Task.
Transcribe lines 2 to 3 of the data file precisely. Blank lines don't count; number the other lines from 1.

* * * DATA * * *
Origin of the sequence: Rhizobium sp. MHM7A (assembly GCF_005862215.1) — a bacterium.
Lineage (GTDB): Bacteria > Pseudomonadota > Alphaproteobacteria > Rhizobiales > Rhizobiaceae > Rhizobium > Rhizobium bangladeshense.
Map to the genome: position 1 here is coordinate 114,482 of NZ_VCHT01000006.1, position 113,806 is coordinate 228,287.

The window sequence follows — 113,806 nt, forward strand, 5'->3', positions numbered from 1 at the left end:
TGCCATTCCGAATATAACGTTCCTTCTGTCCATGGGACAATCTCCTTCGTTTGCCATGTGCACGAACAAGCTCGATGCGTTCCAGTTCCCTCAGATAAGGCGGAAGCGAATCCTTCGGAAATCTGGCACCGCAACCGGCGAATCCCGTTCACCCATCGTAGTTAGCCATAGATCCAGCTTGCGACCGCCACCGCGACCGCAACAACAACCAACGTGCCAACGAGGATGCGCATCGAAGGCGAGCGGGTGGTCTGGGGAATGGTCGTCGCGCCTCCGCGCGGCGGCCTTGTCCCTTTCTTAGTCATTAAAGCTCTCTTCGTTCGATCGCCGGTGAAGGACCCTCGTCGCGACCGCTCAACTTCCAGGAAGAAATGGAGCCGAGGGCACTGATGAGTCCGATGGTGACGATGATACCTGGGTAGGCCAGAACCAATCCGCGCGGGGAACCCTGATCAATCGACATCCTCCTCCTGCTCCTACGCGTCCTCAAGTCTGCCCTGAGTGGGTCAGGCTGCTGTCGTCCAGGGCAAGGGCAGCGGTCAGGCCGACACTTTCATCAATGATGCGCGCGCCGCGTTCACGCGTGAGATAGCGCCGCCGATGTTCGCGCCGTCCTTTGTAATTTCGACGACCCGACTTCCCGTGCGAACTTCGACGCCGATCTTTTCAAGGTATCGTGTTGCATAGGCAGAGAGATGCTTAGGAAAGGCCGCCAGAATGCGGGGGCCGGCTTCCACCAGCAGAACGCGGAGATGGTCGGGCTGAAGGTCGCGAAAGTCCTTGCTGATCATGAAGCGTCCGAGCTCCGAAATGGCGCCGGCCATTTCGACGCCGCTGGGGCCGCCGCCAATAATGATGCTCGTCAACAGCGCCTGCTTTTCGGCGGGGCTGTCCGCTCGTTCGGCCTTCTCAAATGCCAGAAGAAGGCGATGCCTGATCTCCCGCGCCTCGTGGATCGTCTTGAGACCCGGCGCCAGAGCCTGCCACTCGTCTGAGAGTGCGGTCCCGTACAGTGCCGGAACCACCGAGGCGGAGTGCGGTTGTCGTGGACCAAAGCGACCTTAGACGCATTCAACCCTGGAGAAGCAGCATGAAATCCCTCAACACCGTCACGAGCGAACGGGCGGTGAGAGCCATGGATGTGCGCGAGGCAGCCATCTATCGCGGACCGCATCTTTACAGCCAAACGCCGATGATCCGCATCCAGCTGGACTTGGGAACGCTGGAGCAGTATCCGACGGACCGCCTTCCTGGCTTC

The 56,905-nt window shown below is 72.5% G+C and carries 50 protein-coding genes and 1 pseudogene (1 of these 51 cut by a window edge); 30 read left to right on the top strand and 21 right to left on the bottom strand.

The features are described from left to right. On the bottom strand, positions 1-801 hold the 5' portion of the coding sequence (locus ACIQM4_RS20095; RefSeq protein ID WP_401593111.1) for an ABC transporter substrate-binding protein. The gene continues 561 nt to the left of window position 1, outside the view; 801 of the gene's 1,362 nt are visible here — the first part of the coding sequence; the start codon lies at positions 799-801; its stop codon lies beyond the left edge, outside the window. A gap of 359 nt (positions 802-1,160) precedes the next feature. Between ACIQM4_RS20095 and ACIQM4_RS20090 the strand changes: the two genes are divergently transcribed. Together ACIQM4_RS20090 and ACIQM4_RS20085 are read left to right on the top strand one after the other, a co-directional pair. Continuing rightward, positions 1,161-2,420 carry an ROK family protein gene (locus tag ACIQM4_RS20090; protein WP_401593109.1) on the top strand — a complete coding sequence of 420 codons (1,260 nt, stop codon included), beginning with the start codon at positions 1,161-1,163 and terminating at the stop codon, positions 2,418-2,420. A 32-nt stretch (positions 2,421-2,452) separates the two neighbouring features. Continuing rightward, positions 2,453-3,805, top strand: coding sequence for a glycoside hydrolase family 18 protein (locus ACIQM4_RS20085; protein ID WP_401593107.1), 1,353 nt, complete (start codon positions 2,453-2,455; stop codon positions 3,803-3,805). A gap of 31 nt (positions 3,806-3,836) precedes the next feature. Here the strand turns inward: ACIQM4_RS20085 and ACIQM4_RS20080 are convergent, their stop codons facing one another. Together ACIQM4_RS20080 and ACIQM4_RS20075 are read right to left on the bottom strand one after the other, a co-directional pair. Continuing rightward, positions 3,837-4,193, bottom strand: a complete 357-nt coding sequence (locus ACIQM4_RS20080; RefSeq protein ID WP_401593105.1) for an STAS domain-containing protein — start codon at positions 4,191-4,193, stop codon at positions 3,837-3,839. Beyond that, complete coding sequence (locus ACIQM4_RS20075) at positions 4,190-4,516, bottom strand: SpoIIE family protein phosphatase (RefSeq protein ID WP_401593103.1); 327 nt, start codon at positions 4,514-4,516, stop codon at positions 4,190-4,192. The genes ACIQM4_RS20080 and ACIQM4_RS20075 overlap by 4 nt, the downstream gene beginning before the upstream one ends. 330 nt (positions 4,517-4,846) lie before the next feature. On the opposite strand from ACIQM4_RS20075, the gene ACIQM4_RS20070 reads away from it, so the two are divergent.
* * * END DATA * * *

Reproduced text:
Lineage (GTDB): Bacteria > Pseudomonadota > Alphaproteobacteria > Rhizobiales > Rhizobiaceae > Rhizobium > Rhizobium bangladeshense.
Map to the genome: position 1 here is coordinate 114,482 of NZ_VCHT01000006.1, position 113,806 is coordinate 228,287.